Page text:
This is the House. Come on in.

DEATH IN CITY OF LIGHT

 

My actual review is somewhere between a 3 and a 4 but I tend to round up for a generally well written book. The story of Dr. Marcel Petiot and his victims was likely overshadowed in the world at large by the end of the Second World War and the ensuing Nuremberg Trials but in Paris it was a media sensation and his trial had almost a carnival-like atmosphere to it.

During the Nazi Occupation of Paris, Dr. Petiot lured in those vulnerable to Nazi persecution with promises of passage out of the occupied territories and into relative safety. Many of his victims were unsavory underworld sorts whom Petiot were later claimed were collaborators (his defense in court was to claim he was working for the French Resistance) but others were simply frightened Jewish families. Though there is no doubt that Dr. Petiot killed at least 27 and as many as 100 persons, there are still many unanswered questions regarding his case. King’s book does its best to separate documented facts from rumors which flew freely during this time period.

King’s book paints a vivid picture of Paris during the Nazi occupation and it’s aftermath. The atmosphere of fear and suspicion allowed a serial killer to murder with impunity and to come very close to getting away with all of it.

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I’m Holding Out for that Teenage Feeling

eleanor and park

 

I’ve spent half the day trying to properly describe how much I love this book and nothing is doing it justice. This book is such a beautifully realistic depiction of teenage love that I was equal parts nostalgic for those feeling and glad I’m a fully formed adult whose passion has been tempered with wisdom. Rainbow Rowell’s characters are realistically flawed and familiar in a way that makes you identify with them almost immediately.

Eleanor and Park takes place over the course of a school year in Nebraska over the course of a school year in 1986. Eleanor lives in poverty level conditions with her mother, siblings and abusive stepfather. She is forced to wear her limited clothing creatively to disguise the fact that she has very little to wear. Park comes from a relatively well adjusted middle-class family. However he’s quiet and likes punk, new wave and comic books. He’s also one of only two Asian kids in his school (technically he and his brother are half Korean but, as Park points out, he is the only once who looks it). The two are thrown together by chance on the school bus. While they first do their best to studiously ignore each other, they soon form a bond which grows into a deeply romantic relationship. Everything they go through should be incredibly familiar to anyone who’s experienced their first teenage love; the intensity of the feelings, the misunderstandings, the insecurities.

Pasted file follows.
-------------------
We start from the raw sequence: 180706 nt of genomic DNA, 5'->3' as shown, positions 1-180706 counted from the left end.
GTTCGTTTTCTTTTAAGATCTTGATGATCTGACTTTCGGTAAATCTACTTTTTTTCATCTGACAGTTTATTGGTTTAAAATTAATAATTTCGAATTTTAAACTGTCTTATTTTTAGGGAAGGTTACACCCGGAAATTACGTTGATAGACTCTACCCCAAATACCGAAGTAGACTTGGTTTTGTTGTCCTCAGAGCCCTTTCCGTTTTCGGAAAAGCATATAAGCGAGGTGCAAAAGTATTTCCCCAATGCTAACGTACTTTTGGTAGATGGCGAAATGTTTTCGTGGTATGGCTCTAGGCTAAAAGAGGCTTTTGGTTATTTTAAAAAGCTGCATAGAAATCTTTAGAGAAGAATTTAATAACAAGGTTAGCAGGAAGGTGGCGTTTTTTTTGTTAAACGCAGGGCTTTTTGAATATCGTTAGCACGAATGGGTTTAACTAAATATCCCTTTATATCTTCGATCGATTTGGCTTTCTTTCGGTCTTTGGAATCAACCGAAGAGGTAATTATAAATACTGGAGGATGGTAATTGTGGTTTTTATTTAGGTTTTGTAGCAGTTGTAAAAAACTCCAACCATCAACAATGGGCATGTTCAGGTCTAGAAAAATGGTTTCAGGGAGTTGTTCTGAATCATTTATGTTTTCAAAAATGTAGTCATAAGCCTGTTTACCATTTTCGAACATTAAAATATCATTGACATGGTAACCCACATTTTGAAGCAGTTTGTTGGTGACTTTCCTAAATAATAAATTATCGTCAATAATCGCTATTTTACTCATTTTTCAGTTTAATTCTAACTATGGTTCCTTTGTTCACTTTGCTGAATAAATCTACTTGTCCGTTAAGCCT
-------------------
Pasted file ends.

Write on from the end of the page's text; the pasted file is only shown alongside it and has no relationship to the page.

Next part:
Although the fate of their relationship is given away at the beginning of the book, I won’t spoil anything for you. But if you’re looking for a story with realistic characters that make you care deeply for them I can’t recommend this book enough.

I still haven’t found What I’m Looking For

who killed these girls

 

This is an extremely frustrating book to read. This is not because it’s not a well researched and compellingly written work of true crime. It’s because after 25 years, the brutal murders of 4 young girls in an Austin, Texeas yogurt shop have still not been solved and likely never will.

On Friday, December 6, 1991, 17 year olds Jennifer Harbison and Eliza Thomas were working the closing shift at an I Can’t Believe It’s Yogurt (aka ICBY) in Austin. Tagging along with Jennifer were her 15 year old sister Sarah Harbison and Sarah’s 13 year old friend Amy Ayers. The two younger girls had a sleepover planned that night. Sometime right around closing, unknown persons entered the store, subdued the girls, forced them to strip, shot all four of them to death and then set the store on fire to cover their tracks. The murders would rock then (then) sleepy town of Austin, Texas. Despite a great deal of media coverage and a huge public outcry, no suspects were brought to trial until well into the 2000s and those convictions would be later overturned.

There is no one person or event to blame for the lack of results in this case. There is no “ah-ha” moment like those in Making a Murderer. Many little things would contribute to its extremely frustrating outcome. But at the core of the issue was the fact that this complicated and emotional crime was simply too much for what was then a rural Texas town.

A science fiction master’s early work

I have no mouth

 

The best way to describe Harlan Ellison’s prose would be “lyrical.” This short collection of stories varies from from a hopeless, post-apocalyptic landscape to the a contemporary California in an emotional spiral after his divorce. Just describing the plot likely won’t hook you. It’s Ellison’s words that do all the heavy lifting in his stories. This collection of stories was published in the late 1960s and Ellison’s views on women tend to reflect this. But this shouldn’t let it deter you from reading one of the masters of speculative science fiction.